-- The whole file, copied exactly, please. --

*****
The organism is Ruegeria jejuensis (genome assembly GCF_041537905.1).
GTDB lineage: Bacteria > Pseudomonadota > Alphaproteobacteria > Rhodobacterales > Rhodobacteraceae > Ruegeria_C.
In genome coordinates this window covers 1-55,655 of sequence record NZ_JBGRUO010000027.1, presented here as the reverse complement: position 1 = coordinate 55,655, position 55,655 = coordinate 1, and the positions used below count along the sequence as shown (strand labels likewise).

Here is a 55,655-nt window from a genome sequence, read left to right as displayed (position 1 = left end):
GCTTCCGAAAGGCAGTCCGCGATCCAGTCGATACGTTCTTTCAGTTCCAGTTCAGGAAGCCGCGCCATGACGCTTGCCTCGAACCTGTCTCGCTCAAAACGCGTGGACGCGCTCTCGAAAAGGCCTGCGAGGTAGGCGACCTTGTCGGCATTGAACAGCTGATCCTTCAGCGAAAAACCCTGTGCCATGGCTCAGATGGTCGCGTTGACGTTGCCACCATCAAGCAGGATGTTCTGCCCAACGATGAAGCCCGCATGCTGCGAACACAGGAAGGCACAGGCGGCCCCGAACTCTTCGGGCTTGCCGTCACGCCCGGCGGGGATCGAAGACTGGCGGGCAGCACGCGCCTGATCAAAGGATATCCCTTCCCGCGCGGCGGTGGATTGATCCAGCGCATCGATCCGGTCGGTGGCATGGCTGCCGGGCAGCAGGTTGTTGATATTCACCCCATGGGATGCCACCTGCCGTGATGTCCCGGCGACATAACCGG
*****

The organism is Ruegeria jejuensis (genome assembly GCF_041537905.1).
GTDB lineage: Bacteria > Pseudomonadota > Alphaproteobacteria > Rhodobacterales > Rhodobacteraceae > Ruegeria_C.
In genome coordinates this window covers 1-55,655 of sequence record NZ_JBGRUO010000027.1, presented here as the reverse complement: position 1 = coordinate 55,655, position 55,655 = coordinate 1, and the positions used below count along the sequence as shown (strand labels likewise).

Here is a 55,655-nt window from a genome sequence, read left to right as displayed (position 1 = left end):
GCTTCCGAAAGGCAGTCCGCGATCCAGTCGATACGTTCTTTCAGTTCCAGTTCAGGAAGCCGCGCCATGACGCTTGCCTCGAACCTGTCTCGCTCAAAACGCGTGGACGCGCTCTCGAAAAGGCCTGCGAGGTAGGCGACCTTGTCGGCATTGAACAGCTGATCCTTCAGCGAAAAACCCTGTGCCATGGCTCAGATGGTCGCGTTGACGTTGCCACCATCAAGCAGGATGTTCTGCCCAACGATGAAGCCCGCATGCTGCGAACACAGGAAGGCACAGGCGGCCCCGAACTCTTCGGGCTTGCCGTCACGCCCGGCGGGGATCGAAGACTGGCGGGCAGCACGCGCCTGATCAAAGGATATCCCTTCCCGCGCGGCGGTGGATTGATCCAGCGCATCGATCCGGTCGGTGGCATGGCTGCCGGGCAGCAGGTTGTTGATATTCACCCCATGGGATGCCACCTGCCGTGATGTCCCGGCGACATAACCGG